Cool Things: His Girl Friday

Okay, time for another black and white movie spotlight! This week’s selection is His Girl Friday, another film staring the impeccable Cary Grant as the leading man. This time out, Rosalind Russell takes the leading lady’s role. If you’ve never seen this film, there will be a brief summary in the next paragraph. If you have, feel free to skip it.

Walter Burns (Grant) is the editor of The Morning Post, in an age when newspapers were Serious Business and getting that story justified anything and everything in the eyes of the newspaper man. In fact, Burns has managed to alienate his wife and star reporter, Hildegard Johnson (Russell) with his demanding nature and total devotion to the job. Now they’re divorced and Hildy is looking to settle down with a nice quiet man instead of coming back and remarrying Walter like he wants her too. Worse, the accused murderer that the Post has been defending from it’s editorial page is about to be executed. Sure, he might have shot someone but the only reason to hang him for it is to score the corrupt sheriff and mayor a few political points. Clearly this is a grievous insult to truth, justice and the integrity of the Post’s editorial page! Walter Burns will have to stop the hanging, scare off Hildy’s new suitor and win her heart back – and do it all in one night!

His Girl Friday is a delightful romp. For the most part it enjoys poking fun at people in authority, be they the police, politicians or psychologists, they’re all up for some good natured ribbing. But no one gets it more than the newspaper reporters that form most of the cast. While journalists today seem to view themselves as a very dignified, important profession, the newspapermen in His Girl Friday are just a step above cutthroats, and they know it. I suspect that their two-fisted, winner takes all attitude might still be around in many newsrooms today, just with less of a manic glee for the hunt to go along with it.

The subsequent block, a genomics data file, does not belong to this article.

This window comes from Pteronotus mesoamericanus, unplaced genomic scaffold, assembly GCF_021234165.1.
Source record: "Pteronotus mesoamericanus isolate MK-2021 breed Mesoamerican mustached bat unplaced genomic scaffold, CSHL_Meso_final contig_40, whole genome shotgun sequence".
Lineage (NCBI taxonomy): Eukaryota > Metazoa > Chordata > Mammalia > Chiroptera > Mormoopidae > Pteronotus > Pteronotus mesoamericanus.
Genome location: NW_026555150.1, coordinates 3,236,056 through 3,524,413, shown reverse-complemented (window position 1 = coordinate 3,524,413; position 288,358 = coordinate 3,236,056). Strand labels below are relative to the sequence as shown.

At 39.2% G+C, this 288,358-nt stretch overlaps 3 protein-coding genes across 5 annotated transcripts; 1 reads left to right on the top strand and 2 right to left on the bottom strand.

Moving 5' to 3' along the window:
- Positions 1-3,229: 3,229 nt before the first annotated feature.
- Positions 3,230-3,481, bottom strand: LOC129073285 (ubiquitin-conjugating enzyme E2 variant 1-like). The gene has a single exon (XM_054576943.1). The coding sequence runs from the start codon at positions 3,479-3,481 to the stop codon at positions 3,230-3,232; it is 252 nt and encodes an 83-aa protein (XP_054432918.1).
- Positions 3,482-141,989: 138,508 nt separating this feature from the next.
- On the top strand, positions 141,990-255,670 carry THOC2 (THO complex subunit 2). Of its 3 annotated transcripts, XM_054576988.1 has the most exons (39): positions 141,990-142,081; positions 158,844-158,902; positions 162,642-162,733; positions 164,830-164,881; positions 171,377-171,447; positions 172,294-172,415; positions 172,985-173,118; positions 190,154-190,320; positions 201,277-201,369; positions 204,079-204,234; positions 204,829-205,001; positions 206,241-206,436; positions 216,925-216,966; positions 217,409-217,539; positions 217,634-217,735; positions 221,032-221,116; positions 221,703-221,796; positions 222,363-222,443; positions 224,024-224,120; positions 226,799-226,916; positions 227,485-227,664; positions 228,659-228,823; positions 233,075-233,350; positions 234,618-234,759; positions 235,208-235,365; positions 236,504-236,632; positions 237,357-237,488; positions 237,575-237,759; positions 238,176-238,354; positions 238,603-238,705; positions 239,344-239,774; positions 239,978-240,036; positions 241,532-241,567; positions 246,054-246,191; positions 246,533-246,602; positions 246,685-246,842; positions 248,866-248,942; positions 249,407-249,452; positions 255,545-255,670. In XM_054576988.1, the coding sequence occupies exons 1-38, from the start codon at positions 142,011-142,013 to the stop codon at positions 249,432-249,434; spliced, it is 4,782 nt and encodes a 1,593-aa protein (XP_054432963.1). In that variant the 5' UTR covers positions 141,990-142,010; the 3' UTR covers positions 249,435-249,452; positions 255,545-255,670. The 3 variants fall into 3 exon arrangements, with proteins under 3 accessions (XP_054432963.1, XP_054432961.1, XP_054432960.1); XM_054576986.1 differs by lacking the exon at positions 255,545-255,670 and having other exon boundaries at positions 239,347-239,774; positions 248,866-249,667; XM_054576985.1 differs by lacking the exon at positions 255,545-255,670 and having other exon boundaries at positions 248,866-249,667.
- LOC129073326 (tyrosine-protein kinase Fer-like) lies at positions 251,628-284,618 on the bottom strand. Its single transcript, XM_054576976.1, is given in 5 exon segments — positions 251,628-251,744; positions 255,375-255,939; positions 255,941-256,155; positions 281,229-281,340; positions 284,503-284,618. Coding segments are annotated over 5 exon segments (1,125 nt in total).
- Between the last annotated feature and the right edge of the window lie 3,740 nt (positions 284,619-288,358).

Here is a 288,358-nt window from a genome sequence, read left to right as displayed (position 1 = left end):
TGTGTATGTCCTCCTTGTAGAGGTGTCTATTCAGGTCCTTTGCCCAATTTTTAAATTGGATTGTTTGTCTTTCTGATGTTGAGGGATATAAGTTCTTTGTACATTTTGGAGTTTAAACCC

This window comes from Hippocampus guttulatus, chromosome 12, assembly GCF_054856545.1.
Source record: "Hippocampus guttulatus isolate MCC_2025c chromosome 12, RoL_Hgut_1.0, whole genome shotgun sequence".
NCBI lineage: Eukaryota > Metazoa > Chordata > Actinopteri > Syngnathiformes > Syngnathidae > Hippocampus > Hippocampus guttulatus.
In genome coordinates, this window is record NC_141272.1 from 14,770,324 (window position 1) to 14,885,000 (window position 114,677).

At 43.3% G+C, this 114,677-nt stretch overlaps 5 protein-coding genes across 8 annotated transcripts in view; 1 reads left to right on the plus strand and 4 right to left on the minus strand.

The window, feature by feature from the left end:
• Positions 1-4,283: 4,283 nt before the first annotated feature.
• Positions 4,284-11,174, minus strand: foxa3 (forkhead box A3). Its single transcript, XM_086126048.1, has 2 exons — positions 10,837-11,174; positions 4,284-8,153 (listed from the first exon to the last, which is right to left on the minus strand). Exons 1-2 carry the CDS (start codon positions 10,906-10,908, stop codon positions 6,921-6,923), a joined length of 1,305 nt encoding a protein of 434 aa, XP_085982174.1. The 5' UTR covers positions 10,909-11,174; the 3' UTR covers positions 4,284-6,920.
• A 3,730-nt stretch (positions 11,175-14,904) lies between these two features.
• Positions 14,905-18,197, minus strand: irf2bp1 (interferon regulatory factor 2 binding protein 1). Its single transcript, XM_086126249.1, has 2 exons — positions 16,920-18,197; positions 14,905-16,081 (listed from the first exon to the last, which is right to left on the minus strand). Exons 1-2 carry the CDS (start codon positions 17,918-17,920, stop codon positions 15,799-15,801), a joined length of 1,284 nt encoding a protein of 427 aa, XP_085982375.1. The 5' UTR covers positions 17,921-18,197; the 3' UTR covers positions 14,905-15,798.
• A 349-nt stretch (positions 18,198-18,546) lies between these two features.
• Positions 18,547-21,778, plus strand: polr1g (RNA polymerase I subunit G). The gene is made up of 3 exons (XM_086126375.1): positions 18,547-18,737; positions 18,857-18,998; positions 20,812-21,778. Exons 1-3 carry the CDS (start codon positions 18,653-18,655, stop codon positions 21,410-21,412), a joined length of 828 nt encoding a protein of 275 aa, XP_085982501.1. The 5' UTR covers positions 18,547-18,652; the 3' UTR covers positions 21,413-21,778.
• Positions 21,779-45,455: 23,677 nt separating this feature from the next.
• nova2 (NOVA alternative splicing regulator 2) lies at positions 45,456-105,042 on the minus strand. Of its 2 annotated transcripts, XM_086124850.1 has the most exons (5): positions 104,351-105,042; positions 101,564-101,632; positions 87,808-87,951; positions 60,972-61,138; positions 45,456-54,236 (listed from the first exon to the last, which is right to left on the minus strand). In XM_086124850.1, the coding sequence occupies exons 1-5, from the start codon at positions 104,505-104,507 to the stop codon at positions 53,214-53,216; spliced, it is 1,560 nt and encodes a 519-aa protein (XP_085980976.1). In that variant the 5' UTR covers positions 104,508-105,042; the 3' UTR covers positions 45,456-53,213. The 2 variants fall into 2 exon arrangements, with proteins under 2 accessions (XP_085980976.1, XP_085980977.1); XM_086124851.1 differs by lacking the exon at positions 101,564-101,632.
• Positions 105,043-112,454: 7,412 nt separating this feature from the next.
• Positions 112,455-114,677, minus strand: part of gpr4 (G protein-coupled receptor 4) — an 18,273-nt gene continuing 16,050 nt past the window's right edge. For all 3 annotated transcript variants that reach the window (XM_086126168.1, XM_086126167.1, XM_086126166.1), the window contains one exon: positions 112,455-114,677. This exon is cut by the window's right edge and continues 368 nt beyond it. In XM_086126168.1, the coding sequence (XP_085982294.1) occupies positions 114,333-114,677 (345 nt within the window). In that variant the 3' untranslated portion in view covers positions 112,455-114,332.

Thematically, it’s not a terribly deep movie. Walter suffers from a serious case of misplaced priorities. Yes, his newspaper is a great business and has a clear effect on the people it serves (whether that effect is good or bad is hard to tell). But he’s let his joy in his work override his responsibility to serve the needs of his wife. It shouldn’t take divorce proceedings and her nearly marrying herself to another man to realize her value, but this is Hollywood so that’s what happens.

For her part, Hildy is a bit of an escapist. She flees directly from Walter to a man who’s his total opposite – boring instead of charismatic, stolid instead of ambitious. But she also gives up on using her talents and passions, something that Walter always loved her for and encouraged her in.

By the end of the show, they’ll have learned to appreciate each other again. Even if they haven’t learned anything else.

From a writer’s perspective, His Girl Friday is a study in dialog. The movie is unique in the frantic pacing of the spoke word, with many of the characters simply talking on top of one another. It reflects the lightning pace of the news world that the characters live in, but could also become confusing very quickly. That it doesn’t is a testament to the skills of the writers and director who put the film together. An astute watcher can learn a lot about punchy dialog that informs the listener (or reader) while keeping things moving along.

If you love writing, humor or both, His Girl Friday is a movie for you.


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